In the present study, the most commonly encountered risk factor was hypertension (73%) followed by diabetes mellitus (46%), dyslipidemias (39.3%) and smoking (34%). Similar results were reported in other published studies.[15],[16],[17],[18] In the present study, anterior circulation stroke was more common than posterior circulation stroke (184 [61.3%] vs. 53 [17.7%] patients), whereas infarcts in both territories were seen in 63 (21%) patients. In a study,[17] anterior circulation stroke was seen in 69.8%, posterior circulation stroke in 27.8% and infarcts in both territories were seen in 2.4% patients. We observed similar results. In our study, single territorial involvement was more common than multiterritorial involvement. Among the individual arterial territories, MCA (153 [77.6%] patients) was most commonly involved. This was similar to the studies from India and Asia.[16],[19]

In our study, large artery atherosclerosis (thrombosis/embolus) was the most common and seen in 212 (71%) patients, small vessel occlusion in 39 (13%) patients, stroke of other determined aetiology in 32 (10.7%) patients and stroke of undetermined aetiology was seen in 17 (5.6%) patients. Similar observations were reported in other studies.[20],[21] In a study,[20] patients with 50%–99% stenosis of the extracranial carotid artery system were excluded from the study. Despite of this, large artery strokes were much higher in that study.[20] However. a high incidence of stroke of undetermined aetiology followed by cardioembolic and large artery atherosclerosis was reported in another study.[22]

We observed that ECAS was significantly more common in males (69.4%), whereas ICAS was significantly more common in females (55%) (P < 0.0001). ICAS was more common among the younger patients (P = 0.02). Hypertension (73.9% vs. 66.1%, P = 0.0001) and diabetes mellitus (49.5% vs. 47.2%, P = 0.0001) were more frequent in patients with ICAS than patients with ECAS. Tobacco smoking (44.4% vs. 37%, P = 0.001), dyslipidaemia (47.2% vs. 39.6%, P = 0.0003) and alcohol usage (41.6% vs. 23.4%, P = 0.0001) were more frequent in patients with ECAS than in patients with ICAS. In another study,[23] female preponderance, hypertension and diabetes mellitus were commonly seen in patients with ICAS, whereas smoking, dyslipidaemias, elderly age and male preponderance were seen with ECAS. In the Northern Manhattan Stroke study,[24] it was observed that patients with diabetes mellitus and metabolic syndrome were more prone to have ICAS. In a study from Japan,[14] it was observed that the independent predictors for ECAS were older age, hyperlipidaemia and ischaemic heart disease, those for ICAS were age, hypertension and diabetes mellitus.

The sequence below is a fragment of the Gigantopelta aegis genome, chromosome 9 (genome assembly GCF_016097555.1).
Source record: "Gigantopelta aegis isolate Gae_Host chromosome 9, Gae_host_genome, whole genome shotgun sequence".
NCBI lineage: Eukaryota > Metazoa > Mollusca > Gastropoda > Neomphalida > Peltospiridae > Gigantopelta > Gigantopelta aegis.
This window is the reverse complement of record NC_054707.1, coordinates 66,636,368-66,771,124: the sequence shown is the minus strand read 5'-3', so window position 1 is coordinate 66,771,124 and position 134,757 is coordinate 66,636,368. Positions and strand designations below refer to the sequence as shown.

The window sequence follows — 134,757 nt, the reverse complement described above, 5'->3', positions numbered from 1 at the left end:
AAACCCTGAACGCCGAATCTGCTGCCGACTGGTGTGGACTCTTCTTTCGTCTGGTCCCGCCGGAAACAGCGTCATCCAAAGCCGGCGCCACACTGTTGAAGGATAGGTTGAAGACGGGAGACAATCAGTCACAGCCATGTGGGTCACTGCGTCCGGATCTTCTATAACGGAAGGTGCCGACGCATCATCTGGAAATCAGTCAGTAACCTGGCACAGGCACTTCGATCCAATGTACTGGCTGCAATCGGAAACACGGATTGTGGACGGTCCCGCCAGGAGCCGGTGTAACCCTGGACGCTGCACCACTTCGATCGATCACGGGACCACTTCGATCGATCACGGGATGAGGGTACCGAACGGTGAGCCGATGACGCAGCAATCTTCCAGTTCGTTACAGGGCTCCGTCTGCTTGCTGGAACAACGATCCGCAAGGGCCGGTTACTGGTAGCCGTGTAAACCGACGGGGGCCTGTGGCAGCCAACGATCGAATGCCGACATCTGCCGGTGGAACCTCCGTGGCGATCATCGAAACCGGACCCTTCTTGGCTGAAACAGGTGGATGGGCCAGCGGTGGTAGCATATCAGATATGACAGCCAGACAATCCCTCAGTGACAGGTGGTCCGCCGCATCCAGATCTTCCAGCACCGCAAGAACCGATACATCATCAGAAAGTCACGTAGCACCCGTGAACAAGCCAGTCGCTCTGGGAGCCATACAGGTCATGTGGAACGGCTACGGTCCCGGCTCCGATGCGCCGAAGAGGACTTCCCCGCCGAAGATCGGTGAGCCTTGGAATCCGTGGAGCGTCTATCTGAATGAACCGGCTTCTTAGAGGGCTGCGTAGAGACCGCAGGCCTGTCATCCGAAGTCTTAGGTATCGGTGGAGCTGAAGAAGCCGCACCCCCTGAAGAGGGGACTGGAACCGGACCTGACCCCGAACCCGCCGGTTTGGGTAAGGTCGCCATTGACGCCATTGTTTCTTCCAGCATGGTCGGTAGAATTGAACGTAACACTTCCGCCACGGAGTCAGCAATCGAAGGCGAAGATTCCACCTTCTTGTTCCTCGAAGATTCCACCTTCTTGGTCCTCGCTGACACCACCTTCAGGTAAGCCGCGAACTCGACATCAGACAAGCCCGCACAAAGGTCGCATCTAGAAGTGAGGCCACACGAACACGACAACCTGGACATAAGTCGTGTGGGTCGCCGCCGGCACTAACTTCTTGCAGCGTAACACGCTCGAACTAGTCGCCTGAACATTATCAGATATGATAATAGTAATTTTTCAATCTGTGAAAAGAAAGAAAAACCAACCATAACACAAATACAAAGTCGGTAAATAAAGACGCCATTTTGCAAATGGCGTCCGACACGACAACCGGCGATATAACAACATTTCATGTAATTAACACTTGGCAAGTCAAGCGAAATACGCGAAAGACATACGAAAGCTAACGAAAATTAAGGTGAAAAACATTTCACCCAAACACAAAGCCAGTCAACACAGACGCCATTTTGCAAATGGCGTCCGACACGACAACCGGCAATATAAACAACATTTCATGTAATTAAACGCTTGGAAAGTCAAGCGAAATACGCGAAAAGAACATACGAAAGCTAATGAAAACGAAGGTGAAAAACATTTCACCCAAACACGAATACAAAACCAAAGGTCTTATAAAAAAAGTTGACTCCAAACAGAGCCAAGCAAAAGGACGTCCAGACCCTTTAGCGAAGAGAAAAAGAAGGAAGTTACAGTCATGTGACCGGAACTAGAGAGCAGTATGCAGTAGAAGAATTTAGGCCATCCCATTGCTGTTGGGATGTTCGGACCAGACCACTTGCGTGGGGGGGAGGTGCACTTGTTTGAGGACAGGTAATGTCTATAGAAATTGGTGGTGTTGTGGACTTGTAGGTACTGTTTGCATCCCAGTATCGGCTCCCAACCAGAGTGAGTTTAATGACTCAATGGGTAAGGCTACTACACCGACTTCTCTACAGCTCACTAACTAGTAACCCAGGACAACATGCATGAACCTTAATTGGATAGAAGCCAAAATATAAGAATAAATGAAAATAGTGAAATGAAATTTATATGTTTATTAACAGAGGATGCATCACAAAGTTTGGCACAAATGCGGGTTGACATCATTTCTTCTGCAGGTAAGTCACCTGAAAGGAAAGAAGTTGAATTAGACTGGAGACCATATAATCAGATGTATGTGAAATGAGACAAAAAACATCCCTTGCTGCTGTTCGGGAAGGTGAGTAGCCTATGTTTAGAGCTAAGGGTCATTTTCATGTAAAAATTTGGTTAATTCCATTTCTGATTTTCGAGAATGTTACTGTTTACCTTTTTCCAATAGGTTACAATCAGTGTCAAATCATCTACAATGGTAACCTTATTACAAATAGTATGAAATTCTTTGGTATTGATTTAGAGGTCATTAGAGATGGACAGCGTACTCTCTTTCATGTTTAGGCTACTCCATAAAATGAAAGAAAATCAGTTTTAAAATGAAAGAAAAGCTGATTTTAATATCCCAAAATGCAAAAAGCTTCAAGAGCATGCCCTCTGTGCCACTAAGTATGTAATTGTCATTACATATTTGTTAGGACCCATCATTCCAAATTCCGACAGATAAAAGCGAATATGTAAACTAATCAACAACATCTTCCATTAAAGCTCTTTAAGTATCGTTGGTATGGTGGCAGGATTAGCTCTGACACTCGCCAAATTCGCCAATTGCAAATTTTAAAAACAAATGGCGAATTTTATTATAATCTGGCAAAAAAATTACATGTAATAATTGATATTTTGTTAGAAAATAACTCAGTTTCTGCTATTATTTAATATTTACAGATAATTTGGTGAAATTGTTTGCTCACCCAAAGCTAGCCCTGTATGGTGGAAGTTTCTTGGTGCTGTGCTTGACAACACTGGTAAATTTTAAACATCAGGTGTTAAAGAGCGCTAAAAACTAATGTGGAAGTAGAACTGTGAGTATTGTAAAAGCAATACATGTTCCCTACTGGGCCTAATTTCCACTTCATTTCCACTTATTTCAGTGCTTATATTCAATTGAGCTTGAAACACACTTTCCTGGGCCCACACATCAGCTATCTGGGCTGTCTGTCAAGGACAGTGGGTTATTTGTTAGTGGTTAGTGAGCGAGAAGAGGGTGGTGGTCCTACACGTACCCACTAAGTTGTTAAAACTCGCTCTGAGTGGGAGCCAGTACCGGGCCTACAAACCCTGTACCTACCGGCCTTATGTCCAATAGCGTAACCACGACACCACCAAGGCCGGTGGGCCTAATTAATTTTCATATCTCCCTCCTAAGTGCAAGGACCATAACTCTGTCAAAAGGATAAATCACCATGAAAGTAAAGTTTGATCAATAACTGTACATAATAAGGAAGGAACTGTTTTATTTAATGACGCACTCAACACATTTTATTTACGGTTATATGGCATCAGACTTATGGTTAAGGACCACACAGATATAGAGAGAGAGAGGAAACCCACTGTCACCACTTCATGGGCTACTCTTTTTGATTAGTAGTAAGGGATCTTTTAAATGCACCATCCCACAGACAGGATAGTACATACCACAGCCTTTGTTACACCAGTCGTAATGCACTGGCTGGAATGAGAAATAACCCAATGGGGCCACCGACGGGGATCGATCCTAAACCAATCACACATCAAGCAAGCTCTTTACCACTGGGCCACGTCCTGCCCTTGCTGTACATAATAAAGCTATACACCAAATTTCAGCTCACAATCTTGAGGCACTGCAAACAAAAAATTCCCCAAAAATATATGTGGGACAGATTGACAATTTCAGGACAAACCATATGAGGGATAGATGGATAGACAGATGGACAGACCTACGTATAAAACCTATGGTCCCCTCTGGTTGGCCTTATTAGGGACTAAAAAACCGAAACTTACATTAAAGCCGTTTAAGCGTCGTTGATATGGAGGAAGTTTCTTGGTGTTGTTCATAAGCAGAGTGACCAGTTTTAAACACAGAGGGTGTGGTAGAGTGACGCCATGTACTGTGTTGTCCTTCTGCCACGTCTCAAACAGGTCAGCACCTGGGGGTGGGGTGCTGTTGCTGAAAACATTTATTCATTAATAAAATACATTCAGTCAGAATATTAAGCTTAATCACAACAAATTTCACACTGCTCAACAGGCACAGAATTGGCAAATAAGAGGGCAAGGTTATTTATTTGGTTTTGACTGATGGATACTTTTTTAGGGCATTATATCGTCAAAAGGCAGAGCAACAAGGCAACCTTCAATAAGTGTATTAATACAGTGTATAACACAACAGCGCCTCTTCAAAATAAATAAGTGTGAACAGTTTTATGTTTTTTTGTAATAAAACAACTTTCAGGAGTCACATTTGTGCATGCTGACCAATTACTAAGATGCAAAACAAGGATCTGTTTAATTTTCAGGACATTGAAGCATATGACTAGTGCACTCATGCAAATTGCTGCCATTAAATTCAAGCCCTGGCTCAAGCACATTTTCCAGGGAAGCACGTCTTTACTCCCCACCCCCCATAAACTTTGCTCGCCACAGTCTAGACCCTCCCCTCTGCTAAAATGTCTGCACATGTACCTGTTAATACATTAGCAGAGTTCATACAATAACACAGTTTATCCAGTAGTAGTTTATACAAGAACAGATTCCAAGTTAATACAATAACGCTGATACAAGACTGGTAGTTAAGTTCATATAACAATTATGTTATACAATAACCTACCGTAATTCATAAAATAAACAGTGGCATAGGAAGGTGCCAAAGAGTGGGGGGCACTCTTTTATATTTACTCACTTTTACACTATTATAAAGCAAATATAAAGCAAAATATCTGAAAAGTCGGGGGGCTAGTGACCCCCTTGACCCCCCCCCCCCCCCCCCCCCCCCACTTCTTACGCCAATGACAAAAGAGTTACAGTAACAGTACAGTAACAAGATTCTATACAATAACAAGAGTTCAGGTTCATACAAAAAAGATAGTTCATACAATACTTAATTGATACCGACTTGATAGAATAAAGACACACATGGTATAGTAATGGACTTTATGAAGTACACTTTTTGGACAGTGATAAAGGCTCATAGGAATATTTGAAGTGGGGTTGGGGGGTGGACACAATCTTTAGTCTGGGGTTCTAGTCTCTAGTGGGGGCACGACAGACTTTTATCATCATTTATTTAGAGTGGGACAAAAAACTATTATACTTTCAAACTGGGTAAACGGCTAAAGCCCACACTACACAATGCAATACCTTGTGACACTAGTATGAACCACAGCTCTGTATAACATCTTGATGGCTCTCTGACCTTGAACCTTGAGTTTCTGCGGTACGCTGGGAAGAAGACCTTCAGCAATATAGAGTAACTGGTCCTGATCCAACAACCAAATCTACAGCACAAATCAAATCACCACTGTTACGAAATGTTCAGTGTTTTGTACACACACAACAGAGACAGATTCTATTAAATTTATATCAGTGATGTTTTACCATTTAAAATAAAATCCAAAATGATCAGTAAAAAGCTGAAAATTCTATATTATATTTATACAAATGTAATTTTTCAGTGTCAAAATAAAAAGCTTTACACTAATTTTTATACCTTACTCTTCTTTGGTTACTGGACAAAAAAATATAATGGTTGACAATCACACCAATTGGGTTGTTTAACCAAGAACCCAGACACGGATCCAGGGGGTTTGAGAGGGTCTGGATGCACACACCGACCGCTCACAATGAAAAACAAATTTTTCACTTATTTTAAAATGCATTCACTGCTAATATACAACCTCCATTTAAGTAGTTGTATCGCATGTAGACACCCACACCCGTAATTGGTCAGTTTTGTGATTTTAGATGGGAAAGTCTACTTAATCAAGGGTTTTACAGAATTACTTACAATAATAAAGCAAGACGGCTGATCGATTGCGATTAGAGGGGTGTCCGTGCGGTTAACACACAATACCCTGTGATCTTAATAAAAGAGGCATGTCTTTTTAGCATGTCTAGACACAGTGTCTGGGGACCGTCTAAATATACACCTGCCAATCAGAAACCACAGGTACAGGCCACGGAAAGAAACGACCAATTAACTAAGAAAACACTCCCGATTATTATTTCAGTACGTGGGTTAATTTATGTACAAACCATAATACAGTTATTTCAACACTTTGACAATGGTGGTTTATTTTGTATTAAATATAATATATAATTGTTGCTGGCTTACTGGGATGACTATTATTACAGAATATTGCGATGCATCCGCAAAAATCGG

In our study, moderate to severe and severe strokes were more frequently seen in ICAS group (19.8%, 25.2%), both ICAS plus ECAS group (24.8%, 35.9%) than the ECAS group (8.3%, 16.6%) (P = 0.0002). This differed from observations documented in another study,[23] where more severe stroke was seen in patients with ECAS.

In the present study, poor functional outcome (mRS score ≥3 at discharge) was seen in 58.3% patients. On comparing the patients with good and poor functional outcome, elderly age (P = 0.001), male gender (P = 0.007) and longer hospital stay (P = 0.007) were frequently observed in patients with poor functional outcome. CKD (P = 0.01), previous stroke (P = 0.02), large artery occlusion (P = 0.0001) and more severe stroke (P = 0.0001) were more frequently observed in the unfavourable outcome group. Furthermore, ICAS and combined ICAS plus ECAS were more frequently observed in unfavourable outcome group (P = 0.0001). In a study.[25] elderly age, hypertension and severe stroke were predictors of poor outcome. In the Prospective Cohort with Incident Stroke study,[26] diabetes mellitus, elderly age and severe stroke were associated with poor functional outcome. Our observations were similar.[25],[26] On multiple logistic regression analysis, we found older age (P < 0.0001), female gender (P = 0.008) and high-NIHSS score (P < 0.0001) were associated poor functional outcome. Similar results were described in other studies.[25],[26]

The present study was conducted in a single academic institute. For evaluating intracranial vasculature, instead of digital subtraction angiography, which is the gold standard. CTA and MRA were used.

Financial support and sponsorship

Nil.

Conflicts of interest

There are no conflicts of interest.